Medical technology powered using artificial intelligence
Healthtech company Huma and the life sciences company Bayer will use machine learning to try to improve diagnosis for certain types of lung cancer, by more precise readings of CT (Computed Tomography) scans.
The companies aim to distinguish different forms of non-small-cell lung carcinomas (NSCLCs) from CT scans. This would enable specialists to more rapidly determine which form of cancer a patient has, in order to begin more appropriate, timely treatment.
In the age of precision medicine, patients will undergo a series of tests to characterize their cancer. However, these tests can be invasive and often drive up time to results, hence treatment, and costs. In order to move beyond a “one-size-fits-all” treatment approach and ensure the right patients are being treated at the right time with the right medication, there’s an urgent need for new ways to understand each patient’s cancer. Experts have begun using machine learning to help categorise and segment patient subtypes with some diseases and Huma and Bayer are turning the technology to NSCLCs.
The research project will begin by using machine learning to spot correlations in molecular and imaging assessments such as “ground glass opacity” that can differentiate lung cancer types. The team will then create, train and test models that can accurately diagnose the different types of lung cancers.
Dan Vahdat, CEO and Founder of Huma, said: “We have shown we can use machine learning to predict an individual’s risk of depression, anxiety, cardiac events and the impact of being infected by COVID-19, and we hope this work in cancer will be a new field for us. However, as always, we will publish any significant developments in peer-reviewed journals. We know the importance of evidence-based, rigorous innovation and, by doing it the right way, we can more rapidly make meaningful, impactful changes and help people live longer, fuller lives.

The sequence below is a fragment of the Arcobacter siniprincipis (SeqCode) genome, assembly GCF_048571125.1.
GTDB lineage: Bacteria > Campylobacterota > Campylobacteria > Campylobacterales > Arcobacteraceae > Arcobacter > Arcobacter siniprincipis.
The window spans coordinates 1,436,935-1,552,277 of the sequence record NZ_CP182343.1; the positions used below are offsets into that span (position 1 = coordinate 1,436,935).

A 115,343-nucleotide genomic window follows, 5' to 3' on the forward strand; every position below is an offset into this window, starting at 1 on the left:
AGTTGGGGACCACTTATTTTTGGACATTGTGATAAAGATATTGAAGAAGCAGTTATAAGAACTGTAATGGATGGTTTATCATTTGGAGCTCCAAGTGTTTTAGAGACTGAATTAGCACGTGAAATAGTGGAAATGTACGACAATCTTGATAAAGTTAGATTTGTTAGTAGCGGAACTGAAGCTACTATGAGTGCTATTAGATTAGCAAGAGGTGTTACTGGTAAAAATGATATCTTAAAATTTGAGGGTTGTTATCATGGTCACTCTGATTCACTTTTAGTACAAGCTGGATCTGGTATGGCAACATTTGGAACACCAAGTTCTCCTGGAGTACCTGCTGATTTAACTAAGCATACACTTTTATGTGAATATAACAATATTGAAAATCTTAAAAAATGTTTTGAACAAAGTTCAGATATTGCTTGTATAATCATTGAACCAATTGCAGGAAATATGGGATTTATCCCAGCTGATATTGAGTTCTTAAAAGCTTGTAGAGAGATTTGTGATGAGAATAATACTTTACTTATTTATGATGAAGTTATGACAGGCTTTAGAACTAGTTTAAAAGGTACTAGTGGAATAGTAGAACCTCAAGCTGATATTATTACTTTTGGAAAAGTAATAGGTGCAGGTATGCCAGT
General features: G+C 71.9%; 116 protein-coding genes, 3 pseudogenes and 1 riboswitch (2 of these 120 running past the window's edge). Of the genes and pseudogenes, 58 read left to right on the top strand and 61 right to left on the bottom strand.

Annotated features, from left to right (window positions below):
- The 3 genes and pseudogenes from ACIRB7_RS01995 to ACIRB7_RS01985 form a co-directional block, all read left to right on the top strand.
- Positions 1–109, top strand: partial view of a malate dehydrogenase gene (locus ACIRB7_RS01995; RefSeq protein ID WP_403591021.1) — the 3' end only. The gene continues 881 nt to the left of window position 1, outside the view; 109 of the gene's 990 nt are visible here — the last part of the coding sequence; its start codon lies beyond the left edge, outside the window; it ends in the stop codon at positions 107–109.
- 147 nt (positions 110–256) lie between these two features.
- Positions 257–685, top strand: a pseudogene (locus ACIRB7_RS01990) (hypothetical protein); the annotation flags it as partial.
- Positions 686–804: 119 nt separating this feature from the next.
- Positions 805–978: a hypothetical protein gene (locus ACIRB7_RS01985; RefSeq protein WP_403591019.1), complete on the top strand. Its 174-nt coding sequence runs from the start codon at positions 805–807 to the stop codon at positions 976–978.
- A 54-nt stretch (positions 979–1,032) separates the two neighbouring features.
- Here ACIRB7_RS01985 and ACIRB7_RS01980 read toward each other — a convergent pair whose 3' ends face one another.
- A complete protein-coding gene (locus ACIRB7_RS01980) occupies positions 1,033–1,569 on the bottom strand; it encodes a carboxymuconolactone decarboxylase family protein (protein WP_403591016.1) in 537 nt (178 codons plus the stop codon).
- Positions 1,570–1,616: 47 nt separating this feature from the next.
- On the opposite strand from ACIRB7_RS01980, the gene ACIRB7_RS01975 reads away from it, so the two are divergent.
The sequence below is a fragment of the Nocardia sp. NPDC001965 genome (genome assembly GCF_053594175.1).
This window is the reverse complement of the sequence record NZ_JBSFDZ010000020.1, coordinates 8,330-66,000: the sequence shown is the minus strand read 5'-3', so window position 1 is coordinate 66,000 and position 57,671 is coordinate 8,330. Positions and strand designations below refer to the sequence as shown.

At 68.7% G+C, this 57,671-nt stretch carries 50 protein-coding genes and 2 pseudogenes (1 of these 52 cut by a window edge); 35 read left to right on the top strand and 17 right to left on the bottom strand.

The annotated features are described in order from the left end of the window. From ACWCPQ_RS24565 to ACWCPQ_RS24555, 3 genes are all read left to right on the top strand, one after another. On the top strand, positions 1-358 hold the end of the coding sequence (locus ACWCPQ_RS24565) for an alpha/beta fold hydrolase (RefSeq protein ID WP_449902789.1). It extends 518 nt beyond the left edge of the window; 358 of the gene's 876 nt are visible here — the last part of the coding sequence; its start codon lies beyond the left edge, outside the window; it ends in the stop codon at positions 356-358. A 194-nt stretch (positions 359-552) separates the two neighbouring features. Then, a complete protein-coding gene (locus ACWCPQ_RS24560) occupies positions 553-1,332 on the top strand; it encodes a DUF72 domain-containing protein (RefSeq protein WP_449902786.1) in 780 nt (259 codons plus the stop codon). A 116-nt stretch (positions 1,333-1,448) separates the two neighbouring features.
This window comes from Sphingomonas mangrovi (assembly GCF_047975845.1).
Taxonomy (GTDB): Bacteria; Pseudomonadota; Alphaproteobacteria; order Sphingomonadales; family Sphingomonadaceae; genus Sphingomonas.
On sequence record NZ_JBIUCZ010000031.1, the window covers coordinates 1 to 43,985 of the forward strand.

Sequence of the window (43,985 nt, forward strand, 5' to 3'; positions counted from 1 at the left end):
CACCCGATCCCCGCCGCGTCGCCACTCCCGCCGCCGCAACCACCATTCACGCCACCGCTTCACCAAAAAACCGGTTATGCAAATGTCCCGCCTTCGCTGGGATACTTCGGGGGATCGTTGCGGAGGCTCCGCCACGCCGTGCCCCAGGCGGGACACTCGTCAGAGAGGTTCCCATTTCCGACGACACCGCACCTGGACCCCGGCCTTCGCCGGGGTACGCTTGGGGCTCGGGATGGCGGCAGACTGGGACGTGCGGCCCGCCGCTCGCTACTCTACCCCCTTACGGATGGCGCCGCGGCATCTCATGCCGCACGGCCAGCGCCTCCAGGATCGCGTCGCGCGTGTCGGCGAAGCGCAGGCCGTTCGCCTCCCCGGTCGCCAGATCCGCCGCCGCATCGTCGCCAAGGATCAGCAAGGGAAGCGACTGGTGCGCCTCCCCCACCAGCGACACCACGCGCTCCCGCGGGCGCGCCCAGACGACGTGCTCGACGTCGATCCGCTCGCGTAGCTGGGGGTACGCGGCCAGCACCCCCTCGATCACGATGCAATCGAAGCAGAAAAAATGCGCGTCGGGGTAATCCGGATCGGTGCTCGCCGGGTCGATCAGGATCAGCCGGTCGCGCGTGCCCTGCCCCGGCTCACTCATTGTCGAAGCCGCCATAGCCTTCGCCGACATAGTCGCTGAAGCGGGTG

“We want to start by providing more personalised care for people with non-small cell lung cancer. In the future, our vision is to include other cancers and even other therapeutic areas such as rare diseases. We want to broaden our existing smartphone platform to combine imaging, digital phenotyping, and genomics with the real-world, real-time data from patients that we already collect. We want to take therapies from bench to bedside to breakfast table.”
Robert LaCaze, Head of Oncology, Pharmaceuticals Division of Bayer, added: “Rather than treating all lung cancer patients with standardized regimens, precision medicine can allow physicians to prescribe medicines tailored to the tumor’s specific oncogenic driver. Our collaboration leverages Huma’s proven expertise in Machine Learning and Bayer’s vast capabilities in Oncology and Medical Imaging to help accelerate the identification of those patients with certain types of non-small cell lung cancer who can most benefit from these tailored treatments.”
Leaps by Bayer, the impact investment arm of Bayer, has been a Series B (2019) and Series C (2021) investor into Huma. Huma and Bayer plan to begin work on this project immediately.